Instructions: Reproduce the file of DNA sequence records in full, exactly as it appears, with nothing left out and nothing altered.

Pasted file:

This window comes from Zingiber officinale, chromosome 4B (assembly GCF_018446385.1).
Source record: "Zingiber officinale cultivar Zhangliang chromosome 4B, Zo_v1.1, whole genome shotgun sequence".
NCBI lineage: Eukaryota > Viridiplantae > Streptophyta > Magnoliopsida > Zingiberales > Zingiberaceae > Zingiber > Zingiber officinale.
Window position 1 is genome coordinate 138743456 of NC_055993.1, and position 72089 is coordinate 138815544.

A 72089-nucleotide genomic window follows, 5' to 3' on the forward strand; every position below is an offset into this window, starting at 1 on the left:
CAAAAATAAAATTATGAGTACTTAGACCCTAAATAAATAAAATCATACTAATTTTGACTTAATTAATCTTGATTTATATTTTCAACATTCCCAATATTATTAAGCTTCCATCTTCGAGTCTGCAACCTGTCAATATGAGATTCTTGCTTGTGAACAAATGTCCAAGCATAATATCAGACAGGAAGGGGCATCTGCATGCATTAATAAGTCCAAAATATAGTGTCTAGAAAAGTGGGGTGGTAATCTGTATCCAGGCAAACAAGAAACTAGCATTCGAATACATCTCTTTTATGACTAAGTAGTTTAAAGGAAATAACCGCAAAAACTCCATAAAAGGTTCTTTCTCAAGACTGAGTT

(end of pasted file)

This window comes from Zingiber officinale, chromosome 4B (assembly GCF_018446385.1).
Source record: "Zingiber officinale cultivar Zhangliang chromosome 4B, Zo_v1.1, whole genome shotgun sequence".
NCBI lineage: Eukaryota > Viridiplantae > Streptophyta > Magnoliopsida > Zingiberales > Zingiberaceae > Zingiber > Zingiber officinale.
Window position 1 is genome coordinate 138743456 of NC_055993.1, and position 72089 is coordinate 138815544.

A 72089-nucleotide genomic window follows, 5' to 3' on the forward strand; every position below is an offset into this window, starting at 1 on the left:
CAAAAATAAAATTATGAGTACTTAGACCCTAAATAAATAAAATCATACTAATTTTGACTTAATTAATCTTGATTTATATTTTCAACATTCCCAATATTATTAAGCTTCCATCTTCGAGTCTGCAACCTGTCAATATGAGATTCTTGCTTGTGAACAAATGTCCAAGCATAATATCAGACAGGAAGGGGCATCTGCATGCATTAATAAGTCCAAAATATAGTGTCTAGAAAAGTGGGGTGGTAATCTGTATCCAGGCAAACAAGAAACTAGCATTCGAATACATCTCTTTTATGACTAAGTAGTTTAAAGGAAATAACCGCAAAAACTCCATAAAAGGTTCTTTCTCAAGACTGAGTT